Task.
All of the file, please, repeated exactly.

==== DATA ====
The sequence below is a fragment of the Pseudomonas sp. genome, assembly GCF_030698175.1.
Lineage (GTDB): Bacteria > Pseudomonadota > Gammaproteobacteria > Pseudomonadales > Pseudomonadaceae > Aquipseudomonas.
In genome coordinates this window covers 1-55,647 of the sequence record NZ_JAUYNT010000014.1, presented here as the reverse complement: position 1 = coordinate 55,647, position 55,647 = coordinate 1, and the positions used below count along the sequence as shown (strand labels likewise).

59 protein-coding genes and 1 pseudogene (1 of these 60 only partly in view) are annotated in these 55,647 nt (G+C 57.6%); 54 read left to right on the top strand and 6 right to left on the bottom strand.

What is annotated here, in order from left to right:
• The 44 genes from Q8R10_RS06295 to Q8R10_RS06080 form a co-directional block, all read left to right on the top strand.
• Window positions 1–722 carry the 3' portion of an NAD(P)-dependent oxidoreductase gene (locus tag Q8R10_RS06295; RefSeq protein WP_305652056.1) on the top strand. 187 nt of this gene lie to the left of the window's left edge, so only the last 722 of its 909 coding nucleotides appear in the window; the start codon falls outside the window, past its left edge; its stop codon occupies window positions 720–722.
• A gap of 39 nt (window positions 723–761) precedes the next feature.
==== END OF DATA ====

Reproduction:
The sequence below is a fragment of the Pseudomonas sp. genome, assembly GCF_030698175.1.
Lineage (GTDB): Bacteria > Pseudomonadota > Gammaproteobacteria > Pseudomonadales > Pseudomonadaceae > Aquipseudomonas.
In genome coordinates this window covers 1-55,647 of the sequence record NZ_JAUYNT010000014.1, presented here as the reverse complement: position 1 = coordinate 55,647, position 55,647 = coordinate 1, and the positions used below count along the sequence as shown (strand labels likewise).

59 protein-coding genes and 1 pseudogene (1 of these 60 only partly in view) are annotated in these 55,647 nt (G+C 57.6%); 54 read left to right on the top strand and 6 right to left on the bottom strand.

What is annotated here, in order from left to right:
• The 44 genes from Q8R10_RS06295 to Q8R10_RS06080 form a co-directional block, all read left to right on the top strand.
• Window positions 1–722 carry the 3' portion of an NAD(P)-dependent oxidoreductase gene (locus tag Q8R10_RS06295; RefSeq protein WP_305652056.1) on the top strand. 187 nt of this gene lie to the left of the window's left edge, so only the last 722 of its 909 coding nucleotides appear in the window; the start codon falls outside the window, past its left edge; its stop codon occupies window positions 720–722.
• A gap of 39 nt (window positions 723–761) precedes the next feature.